The scene in which Chaplin is stood up by the dance hall girl and her friends on New Year’s Eve was, according to Robinson, inspired by an incident in Chaplin’s past. When the young Chaplin first began touring with a theater company as a young man, he “invited the members of another juvenile troupe, working another theater, to tea. The manager of the troupe would not let them go, but nobody informed Chaplin, who vainly waited for his guests.”

7. IT’S BEEN PARODIED AND REFERENCED IN MOVIES AND TV—A LOT.


© Metro-Goldwyn-Mayer Studios Inc.

Chaplin’s instantly iconic dance of bread rolls has been homaged by Johnny Depp in Benny & Joon (1993), Amy Adams in The Muppets (2011), Curly in the Three Stooges film Pardon My Scotch (1935), and even Grandpa Simpson in The Simpsons. The scene in which Chaplin is mistaken for a chicken by his starving companion, meanwhile, was lifted by animator Chuck Jones for several Looney Toons sketches. Perhaps most remarkably, however, after losing a bet to documentarian Errol Morris, director Werner Herzog recreated Chaplin’s boot-eating sequence by eating not a licorice boot, but his own leather shoe.

8. AT THE GERMAN PREMIERE, AUDIENCES CALLED FOR AN ENCORE.

Encores may be a normal occurrence at concerts, but they’re essentially unheard of during movie screenings. Nevertheless, at the Berlin premiere of The Gold Rush, audience members were so enamored with the dance of the rolls, and so vocal in their appreciation, the theater manager raced up to the projection box and replayed the scene to “tumultuous applause.”

9. IT WAS PART OF A BIZARRE BBC RADIO BROADCAST.

Berlin wasn’t the only city to give The Gold Rush a unique reception. In London, the BBC paid strange tribute to Chaplin by broadcasting audio from its premiere at the Tivoli Theater over the radio. But instead of broadcasting audio from the film itself (which was silent with live musical accompaniment), the BBC decided to broadcast the laughter of the audience during “the 10 most uproariously funny minutes of the new Charlie Chaplin film.” The BBC described the event as “a storm of uncontrolled laughter, inspired by the only man in the world who could make people laugh continually.”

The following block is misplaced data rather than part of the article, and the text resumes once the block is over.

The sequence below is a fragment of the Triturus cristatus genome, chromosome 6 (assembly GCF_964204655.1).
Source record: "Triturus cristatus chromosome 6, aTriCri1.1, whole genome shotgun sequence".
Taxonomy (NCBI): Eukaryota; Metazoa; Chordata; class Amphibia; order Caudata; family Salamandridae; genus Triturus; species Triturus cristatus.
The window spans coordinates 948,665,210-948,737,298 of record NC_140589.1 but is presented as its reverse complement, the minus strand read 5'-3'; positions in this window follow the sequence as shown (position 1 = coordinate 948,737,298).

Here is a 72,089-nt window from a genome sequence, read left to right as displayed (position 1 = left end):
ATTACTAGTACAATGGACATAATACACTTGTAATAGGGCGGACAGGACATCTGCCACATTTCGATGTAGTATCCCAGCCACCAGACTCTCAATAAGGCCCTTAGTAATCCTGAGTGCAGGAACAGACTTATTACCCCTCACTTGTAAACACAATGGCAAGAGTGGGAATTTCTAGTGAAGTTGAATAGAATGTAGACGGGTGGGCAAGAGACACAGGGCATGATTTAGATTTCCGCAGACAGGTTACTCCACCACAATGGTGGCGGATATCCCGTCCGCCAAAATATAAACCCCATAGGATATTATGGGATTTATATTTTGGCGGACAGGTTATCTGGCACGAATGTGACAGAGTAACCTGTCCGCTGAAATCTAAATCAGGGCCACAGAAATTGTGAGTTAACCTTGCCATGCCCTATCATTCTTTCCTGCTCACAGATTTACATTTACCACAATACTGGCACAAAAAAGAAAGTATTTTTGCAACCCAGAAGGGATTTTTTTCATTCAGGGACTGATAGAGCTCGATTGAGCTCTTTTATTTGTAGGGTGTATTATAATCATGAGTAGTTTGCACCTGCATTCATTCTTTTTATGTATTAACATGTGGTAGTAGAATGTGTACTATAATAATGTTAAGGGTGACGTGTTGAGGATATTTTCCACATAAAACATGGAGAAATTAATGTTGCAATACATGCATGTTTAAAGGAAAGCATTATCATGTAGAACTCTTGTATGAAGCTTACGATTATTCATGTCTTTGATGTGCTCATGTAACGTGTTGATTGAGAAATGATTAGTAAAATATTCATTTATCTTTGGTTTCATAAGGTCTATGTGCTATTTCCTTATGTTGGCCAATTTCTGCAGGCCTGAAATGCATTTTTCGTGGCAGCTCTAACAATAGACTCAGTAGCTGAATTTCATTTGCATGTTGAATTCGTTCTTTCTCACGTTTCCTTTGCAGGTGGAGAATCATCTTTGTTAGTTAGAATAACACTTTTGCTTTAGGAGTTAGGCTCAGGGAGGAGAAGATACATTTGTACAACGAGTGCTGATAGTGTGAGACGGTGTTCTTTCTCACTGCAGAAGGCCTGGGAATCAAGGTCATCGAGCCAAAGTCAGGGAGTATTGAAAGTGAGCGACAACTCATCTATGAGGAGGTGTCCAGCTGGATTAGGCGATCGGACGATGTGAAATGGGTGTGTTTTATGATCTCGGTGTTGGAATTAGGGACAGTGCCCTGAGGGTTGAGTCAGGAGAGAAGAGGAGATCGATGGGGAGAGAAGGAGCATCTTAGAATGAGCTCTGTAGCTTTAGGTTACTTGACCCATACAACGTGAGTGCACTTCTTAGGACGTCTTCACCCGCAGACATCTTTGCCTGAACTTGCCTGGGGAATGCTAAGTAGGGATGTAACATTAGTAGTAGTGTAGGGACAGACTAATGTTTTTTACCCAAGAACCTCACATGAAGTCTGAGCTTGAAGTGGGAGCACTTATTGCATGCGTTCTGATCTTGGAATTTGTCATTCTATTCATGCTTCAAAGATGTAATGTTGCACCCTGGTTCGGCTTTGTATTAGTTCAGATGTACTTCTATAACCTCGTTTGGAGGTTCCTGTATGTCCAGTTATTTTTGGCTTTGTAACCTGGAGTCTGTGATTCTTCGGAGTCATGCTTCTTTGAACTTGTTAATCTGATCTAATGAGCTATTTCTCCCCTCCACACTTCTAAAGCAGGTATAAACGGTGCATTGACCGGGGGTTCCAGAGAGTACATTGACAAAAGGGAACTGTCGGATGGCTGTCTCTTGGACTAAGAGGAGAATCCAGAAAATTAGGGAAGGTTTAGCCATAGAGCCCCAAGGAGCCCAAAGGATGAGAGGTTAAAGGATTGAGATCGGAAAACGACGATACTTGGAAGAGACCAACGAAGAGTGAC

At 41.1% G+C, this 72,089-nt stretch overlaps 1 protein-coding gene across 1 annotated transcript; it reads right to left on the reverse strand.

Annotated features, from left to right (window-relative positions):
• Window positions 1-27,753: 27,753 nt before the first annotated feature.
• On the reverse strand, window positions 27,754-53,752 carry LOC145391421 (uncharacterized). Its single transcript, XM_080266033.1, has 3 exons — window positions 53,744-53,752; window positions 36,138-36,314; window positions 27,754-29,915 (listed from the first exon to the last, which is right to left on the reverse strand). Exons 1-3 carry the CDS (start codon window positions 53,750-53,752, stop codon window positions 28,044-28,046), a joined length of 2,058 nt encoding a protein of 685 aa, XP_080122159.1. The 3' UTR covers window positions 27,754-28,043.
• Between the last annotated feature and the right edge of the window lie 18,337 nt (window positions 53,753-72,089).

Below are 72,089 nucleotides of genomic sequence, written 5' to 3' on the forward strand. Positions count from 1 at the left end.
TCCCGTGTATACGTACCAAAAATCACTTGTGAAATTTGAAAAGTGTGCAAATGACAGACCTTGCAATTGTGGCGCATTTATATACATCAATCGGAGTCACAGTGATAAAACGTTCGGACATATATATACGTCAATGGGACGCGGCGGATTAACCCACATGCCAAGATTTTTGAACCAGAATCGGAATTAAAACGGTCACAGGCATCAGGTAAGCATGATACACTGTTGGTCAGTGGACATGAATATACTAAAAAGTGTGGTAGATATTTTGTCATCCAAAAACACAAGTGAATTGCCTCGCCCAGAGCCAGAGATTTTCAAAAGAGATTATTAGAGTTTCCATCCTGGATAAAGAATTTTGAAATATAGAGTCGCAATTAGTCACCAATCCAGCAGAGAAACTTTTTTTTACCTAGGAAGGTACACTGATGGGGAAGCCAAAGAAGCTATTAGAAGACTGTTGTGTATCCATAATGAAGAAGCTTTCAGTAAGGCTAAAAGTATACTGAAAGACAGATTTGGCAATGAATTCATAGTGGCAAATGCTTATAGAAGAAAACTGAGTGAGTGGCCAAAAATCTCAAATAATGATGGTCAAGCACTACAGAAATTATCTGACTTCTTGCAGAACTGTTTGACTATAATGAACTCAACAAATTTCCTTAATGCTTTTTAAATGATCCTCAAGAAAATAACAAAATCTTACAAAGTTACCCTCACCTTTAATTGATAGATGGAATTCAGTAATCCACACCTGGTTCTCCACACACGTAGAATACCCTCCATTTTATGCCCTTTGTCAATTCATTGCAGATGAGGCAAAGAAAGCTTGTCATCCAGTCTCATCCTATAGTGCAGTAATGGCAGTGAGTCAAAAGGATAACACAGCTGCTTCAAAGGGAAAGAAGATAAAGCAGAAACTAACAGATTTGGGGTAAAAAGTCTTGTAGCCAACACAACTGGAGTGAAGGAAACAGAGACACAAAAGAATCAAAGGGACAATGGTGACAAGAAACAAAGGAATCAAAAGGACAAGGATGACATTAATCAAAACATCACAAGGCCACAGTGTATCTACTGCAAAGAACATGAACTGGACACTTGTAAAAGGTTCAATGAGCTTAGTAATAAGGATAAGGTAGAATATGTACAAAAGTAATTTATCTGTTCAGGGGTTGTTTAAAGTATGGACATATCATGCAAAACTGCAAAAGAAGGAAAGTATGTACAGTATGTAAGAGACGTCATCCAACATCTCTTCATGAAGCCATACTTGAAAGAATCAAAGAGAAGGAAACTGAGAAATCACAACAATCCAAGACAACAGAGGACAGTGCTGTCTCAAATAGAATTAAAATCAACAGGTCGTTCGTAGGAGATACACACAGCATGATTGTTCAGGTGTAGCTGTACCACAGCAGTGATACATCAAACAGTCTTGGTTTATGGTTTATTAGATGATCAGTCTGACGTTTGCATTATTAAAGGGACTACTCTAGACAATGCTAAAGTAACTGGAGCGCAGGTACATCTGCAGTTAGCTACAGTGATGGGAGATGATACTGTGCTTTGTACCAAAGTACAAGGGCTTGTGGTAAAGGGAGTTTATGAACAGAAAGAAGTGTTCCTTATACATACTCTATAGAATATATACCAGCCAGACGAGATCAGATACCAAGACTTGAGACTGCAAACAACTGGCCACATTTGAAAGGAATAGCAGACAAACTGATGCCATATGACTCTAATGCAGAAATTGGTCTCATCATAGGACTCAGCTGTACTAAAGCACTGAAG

10. CHAPLIN RE-RELEASED IT IN 1942.

Chaplin re-released an updated version of The Gold Rush in 1942, adding his own narration and a recorded musical score. In the updated version (which also cuts a few scenes, including the film’s final kiss), Chaplin, himself, provides not only narration, but dialogue for his characters.

11. CHAPLIN LATER PERFORMED THE BREAD ROLL DANCE FOR PABLO PICASSO.

On a visit to France in the 1950s, Chaplin visited Pablo Picasso in his art studio. The two didn’t share a common language, so instead of chatting, Picasso gave Chaplin a tour of his latest works-in-progress, while Chaplin in return performed his famous dance of the rolls for Picasso.

12. THE NEW YORK TIMES CALLED IT A “MASTERPIECE.”

In its 1925 review of The Gold Rush, The New York Times wrote, “Here is a comedy with streaks of poetry, pathos, tenderness, linked with brusqueness and boisterousness. It is the outstanding gem of all Chaplin's pictures, as it has more thought and originality than even such masterpieces of mirth as The Kid and Shoulder Arms.

10 People Who Have Misplaced Their Oscars

Jeff Bridges accepts the Best Actor Oscar for Crazy Heart during the 82nd Annual Academy Awards in 2010.
Jeff Bridges accepts the Best Actor Oscar for Crazy Heart during the 82nd Annual Academy Awards in 2010.
Kevin Winter/Getty Images

Winning an Oscar is, for most people, a once-in-a-lifetime achievement. Unless you're Walt Disney, who won 22. Nevertheless, owning a little gold guy is such a rarity that you'd think their owners would be a little more careful with them. Now, not all of these losses are the winners' fault—but some of them certainly are (we're looking at you, Colin Firth).

1. Angelina Jolie

Angelina Jolie with her Oscar in 2000.
HO/AMPAS

At the 2000 Academy Awards ceremony, after Angelina Jolie planted a kiss on her brother and made the world collectively squirm, she went onstage and collected a Best Supporting Actress Oscar for her role as Lisa in Girl, Interrupted. She later presented the trophy to her mother, Marcheline Bertrand. The statuette may have been boxed up and put into storage when Marcheline died in 2007, but it hasn't yet surfaced. "I didn't actually lose it," Jolie said, "but nobody knows where it is at the moment."